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Artistic view of a Male Pteronarcys californica (Pteronarcyidae) (Giant Salmonfly) Stonefly Adult from the Gallatin River in Montana
Salmonflies
Pteronarcys californica

The giant Salmonflies of the Western mountains are legendary for their proclivity to elicit consistent dry-fly action and ferocious strikes.

Case view of a Pycnopsyche guttifera (Limnephilidae) (Great Autumn Brown Sedge) Caddisfly Larva from the Yakima River in Washington
It's only barely visible in one of my pictures, but I confirmed under the microscope that this one has a prosternal horn and the antennae are mid-way between the eyes and front of the head capsule.

I'm calling this one Pycnopsyche, but it's a bit perplexing. It seems to key definitively to at least Couplet 8 of the Key to Genera of Limnephilidae Larvae. That narrows it down to three genera, and the case seems wrong for the other two. The case looks right for Pycnopsyche, and it fits one of the key characteristics: "Abdominal sternum II without chloride epithelium and abdominal segment IX with only single seta on each side of dorsal sclerite." However, the characteristic "metanotal sa1 sclerites not fused, although often contiguous" does not seem to fit well. Those sclerites sure look fused to me, although I can make out a thin groove in the touching halves in the anterior half under the microscope. Perhaps this is a regional variation.

The only species of Pycnopsyche documented in Washington state is Pycnopsyche guttifera, and the colors and markings around the head of this specimen seem to match very well a specimen of that species from Massachusetts on Bugguide. So I am placing it in that species for now.

Whatever species this is, I photographed another specimen of seemingly the same species from the same spot a couple months later.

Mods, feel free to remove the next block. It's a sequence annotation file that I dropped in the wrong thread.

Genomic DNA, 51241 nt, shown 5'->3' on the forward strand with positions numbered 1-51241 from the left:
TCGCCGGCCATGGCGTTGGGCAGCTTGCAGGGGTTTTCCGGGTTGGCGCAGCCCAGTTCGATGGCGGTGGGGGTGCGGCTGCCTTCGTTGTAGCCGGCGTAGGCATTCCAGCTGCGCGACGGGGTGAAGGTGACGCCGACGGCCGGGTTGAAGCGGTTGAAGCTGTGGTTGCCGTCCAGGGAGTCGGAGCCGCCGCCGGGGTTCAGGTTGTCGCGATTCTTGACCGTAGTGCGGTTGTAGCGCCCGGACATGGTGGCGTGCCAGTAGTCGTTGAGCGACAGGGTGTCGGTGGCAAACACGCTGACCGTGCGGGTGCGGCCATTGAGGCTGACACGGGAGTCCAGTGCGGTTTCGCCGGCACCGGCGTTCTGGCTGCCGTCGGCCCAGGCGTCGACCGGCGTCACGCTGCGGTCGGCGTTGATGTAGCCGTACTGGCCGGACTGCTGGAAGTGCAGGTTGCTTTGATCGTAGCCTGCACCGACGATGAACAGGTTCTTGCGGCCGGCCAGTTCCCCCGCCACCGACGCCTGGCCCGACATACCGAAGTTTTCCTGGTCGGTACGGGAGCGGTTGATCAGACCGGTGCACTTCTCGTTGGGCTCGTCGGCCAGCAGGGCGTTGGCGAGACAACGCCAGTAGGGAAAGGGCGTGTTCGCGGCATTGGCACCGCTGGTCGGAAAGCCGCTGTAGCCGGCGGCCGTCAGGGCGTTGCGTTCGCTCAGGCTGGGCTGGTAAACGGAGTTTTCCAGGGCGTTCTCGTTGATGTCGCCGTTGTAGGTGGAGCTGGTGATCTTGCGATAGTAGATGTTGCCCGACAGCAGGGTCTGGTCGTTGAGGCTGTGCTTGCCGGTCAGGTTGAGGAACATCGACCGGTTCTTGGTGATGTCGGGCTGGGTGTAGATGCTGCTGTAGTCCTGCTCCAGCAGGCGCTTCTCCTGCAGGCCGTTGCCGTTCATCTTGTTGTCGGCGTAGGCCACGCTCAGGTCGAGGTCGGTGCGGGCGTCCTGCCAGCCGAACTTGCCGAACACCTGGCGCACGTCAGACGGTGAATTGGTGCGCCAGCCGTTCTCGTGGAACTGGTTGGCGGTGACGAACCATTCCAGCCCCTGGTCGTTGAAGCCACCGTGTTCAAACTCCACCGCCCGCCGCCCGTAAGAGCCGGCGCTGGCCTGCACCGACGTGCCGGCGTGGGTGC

27" brown trout, my largest ever. It was the sub-dominant fish in its pool. After this, I hooked the bigger one, but I couldn't land it.
Troutnut is a project started in 2003 by salmonid ecologist Jason "Troutnut" Neuswanger to help anglers and fly tyers unabashedly embrace the entomological side of the sport. Learn more about Troutnut or support the project for an enhanced experience here.

Dsc1
Posts: 2
Dsc1 on Oct 25, 2008October 25th, 2008, 1:42 pm EDT
Dave Funk et al. (2008) just reestablished the species of D. cornuta and D. cornutella in a very elegant paper looking at morphological, biological, and molecular evidence. The three species are easily identifiable in New Hampshire. Your photos above seems to be of Drunella cornuta.
GONZO
Site Editor
"Bear Swamp," PA

Posts: 1681
GONZO on Oct 25, 2008October 25th, 2008, 2:30 pm EDT
Hi Don,

It's great to have you posting here!

There are several ephemerellid species pages that will need updating to reflect very recent work (the Funk et al. paper and the Jacobus/McCafferty revision of the Ephemerellinae). I suspect that Jason has just been too busy with his studies to do that yet.

Best,
Lloyd
Troutnut
Troutnut's profile picture
Administrator
Bellevue, WA

Posts: 2758
Troutnut on Oct 26, 2008October 26th, 2008, 6:34 am EDT
Yeah, thanks for the updates! Gonzo is right that I'm really tied up with classes right now (in the middle of my busiest semester of grad school) so I haven't been able to keep up, but rest assured that I will carefully comb through all these recent threads and incorporate your corrections when I can.
Jason Neuswanger, Ph.D.
Troutnut and salmonid ecologist

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